||Lima, Marcos Felipe Rodrigues de; Venâncio, Sebastião; Feminella, Júlia; Buratto, Luciano Grüdtner.|
||Does item difficulty affect the magnitude of the retrieval practice effect? An evaluation of the retrieval effort hypothesis|
||Span. j. psychol;23:e31.1-e31.22, 2020. tab, graf.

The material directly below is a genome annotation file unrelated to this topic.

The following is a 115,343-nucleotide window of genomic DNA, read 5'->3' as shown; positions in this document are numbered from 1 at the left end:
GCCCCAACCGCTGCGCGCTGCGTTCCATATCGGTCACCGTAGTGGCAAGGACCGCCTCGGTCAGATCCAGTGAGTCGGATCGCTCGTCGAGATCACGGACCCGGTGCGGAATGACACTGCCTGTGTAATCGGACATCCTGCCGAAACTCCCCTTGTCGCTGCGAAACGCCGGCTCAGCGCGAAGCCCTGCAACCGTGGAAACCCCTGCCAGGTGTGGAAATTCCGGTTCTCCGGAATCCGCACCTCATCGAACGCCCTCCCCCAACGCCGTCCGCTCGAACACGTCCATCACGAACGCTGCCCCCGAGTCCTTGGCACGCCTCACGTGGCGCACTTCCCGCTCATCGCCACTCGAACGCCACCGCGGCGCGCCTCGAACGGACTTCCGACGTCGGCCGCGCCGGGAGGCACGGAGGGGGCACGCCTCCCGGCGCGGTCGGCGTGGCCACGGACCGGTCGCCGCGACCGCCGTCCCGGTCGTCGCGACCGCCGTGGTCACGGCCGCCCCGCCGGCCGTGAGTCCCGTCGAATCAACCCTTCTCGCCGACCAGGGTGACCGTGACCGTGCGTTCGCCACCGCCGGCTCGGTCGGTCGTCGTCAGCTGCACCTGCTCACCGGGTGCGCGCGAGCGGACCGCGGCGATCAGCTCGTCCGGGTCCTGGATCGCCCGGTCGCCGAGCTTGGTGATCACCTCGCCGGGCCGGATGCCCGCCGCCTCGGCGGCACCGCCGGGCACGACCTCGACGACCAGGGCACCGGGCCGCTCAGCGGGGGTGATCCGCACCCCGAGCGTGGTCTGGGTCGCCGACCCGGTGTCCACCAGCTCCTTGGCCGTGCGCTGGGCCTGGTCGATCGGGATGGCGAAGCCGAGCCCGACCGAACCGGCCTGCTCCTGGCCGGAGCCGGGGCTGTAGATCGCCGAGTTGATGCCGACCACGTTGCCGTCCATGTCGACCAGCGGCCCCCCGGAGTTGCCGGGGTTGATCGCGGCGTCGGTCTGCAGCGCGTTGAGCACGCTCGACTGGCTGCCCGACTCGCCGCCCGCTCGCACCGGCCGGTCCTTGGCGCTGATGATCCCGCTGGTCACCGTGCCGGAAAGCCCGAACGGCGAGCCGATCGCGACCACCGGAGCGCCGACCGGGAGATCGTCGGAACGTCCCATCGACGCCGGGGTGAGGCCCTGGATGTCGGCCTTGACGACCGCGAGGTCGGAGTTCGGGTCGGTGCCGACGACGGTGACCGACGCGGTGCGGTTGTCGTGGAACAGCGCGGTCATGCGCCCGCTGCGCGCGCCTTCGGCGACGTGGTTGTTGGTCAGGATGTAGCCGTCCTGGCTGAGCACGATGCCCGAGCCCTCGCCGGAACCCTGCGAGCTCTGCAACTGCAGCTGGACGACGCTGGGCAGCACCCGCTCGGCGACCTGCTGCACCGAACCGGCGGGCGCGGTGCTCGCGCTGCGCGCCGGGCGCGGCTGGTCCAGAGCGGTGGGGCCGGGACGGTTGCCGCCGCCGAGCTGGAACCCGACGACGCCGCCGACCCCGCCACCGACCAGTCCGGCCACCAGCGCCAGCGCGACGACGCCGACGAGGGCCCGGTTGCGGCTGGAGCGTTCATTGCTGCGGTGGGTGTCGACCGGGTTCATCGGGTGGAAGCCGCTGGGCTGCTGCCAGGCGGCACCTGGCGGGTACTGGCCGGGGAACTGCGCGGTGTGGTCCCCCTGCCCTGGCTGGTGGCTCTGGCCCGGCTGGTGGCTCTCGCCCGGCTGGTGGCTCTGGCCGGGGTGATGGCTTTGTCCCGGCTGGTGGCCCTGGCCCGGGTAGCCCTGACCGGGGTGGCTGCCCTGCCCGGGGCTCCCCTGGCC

||Retrieving information by testing improves subsequent retention more than restudy, a phenomenon known as the retrieval practice effect. According to the retrieval effort hypothesis (REH), difficult items require more retrieval effort than easier items and, consequently, should benefit more from retrieval practice. In two experiments, we tested this prediction. Participants learned sets of easy and difficult Swahili-Portuguese word pairs (study phase) and repeatedly restudied half of these items and repeatedly retrieval practiced the other half (practice phase). Forty-eight hours later, they took a cued-recall test (final test phase). In both experiments, we replicated both the retrieval practice and the item difficulty effects. In Experiment 1 (N = 51), we found a greater retrieval practice effect for easy items, MDifference = .26, SD = .17, than for difficult items, MDifference = .19, SD = .19, t(50) = 2.01, p = .05, d = 0.28. In Experiment 2 (N = 28), we found a nonsignificant trend-F(1, 27) = 2.86, p = .10, = .10-toward a greater retrieval practice effect for difficult items, MDifference = .28, SD = .22, than for easy items, MDifference = .18, SD = .21. This was especially true for individuals who benefit from retrieval practice (difficult: MDifference = .32, SD = .18; easy: MDifference = .20, SD = .20), t(24) = -2.08, p = .05, d = -0.42. The results provide no clear evidence for the REH and are discussed in relation to current accounts of the retrieval practice effect|